Asparagus is a perennial that may continue to produce edible sprouts, or spears, every spring for 20 years or more. Each asparagus plant is either male or female. The male plants produce more spears that are usually larger than those of female plants because the female plants use their energy to produce seeds. According to the University of Illinois Extension Office, new productive male hybrid varieties to look for are Jersey Giant, Jersey Knight, and Jersey Prince. Plant asparagus in early spring as soon as the ground can be worked.
Locate an area to plant your asparagus that receives at least six hours of sun each day and is in a location that will not be disturbed for several years. Opt for a location on the edge or back of the garden is preferred because the asparagus ferns get large, up to 6 feet tall, during the summer. Ensure weeds from the surrounding lawn cannot encroach into the asparagus bed.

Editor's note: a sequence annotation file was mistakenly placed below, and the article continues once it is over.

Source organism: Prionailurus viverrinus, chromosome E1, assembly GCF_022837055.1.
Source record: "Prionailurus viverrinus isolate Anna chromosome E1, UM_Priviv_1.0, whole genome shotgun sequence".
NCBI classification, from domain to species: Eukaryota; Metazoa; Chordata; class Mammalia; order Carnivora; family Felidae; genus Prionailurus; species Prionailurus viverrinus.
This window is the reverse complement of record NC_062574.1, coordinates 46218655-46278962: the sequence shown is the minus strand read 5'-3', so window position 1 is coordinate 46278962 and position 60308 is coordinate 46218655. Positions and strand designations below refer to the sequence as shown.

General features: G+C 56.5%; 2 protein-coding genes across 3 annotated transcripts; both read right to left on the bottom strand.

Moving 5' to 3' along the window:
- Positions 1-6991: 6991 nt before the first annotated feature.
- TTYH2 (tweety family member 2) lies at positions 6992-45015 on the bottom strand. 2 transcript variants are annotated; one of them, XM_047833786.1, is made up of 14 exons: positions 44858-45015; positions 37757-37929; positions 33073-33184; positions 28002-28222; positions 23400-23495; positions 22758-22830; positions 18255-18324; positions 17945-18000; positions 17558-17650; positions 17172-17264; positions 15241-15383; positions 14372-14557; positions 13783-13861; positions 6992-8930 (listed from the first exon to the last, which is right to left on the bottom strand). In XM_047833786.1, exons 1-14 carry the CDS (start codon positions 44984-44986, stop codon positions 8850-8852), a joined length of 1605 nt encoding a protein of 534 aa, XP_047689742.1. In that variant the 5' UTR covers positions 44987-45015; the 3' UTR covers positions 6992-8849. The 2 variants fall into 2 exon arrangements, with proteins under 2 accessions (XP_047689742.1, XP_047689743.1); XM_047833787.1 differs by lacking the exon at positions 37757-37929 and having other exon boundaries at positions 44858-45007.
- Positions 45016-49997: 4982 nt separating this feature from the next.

Clear the area of all weeds and debris and rake smooth.
Dig a trench 6 inches deep and 12 inches wide for planting the asparagus crowns. If planting in rows, establish the rows 5 feet apart.
Add a 1-inch layer of compost to the trench and begin setting crowns, bud up, root down, into the trench 12 inches apart. Gently, so as not to break the roots, press down on the crowns so the bottom of the crown has contact with the loose soil and compost mixture.
Cover the crowns with a 2-inch layer of soil and add water until the soil and crowns are soaked.
Begin adding a mixture of half soil and half compost over the spears, once the first spears appear. Add a little at a time as the spears grow over the season until the trench is full.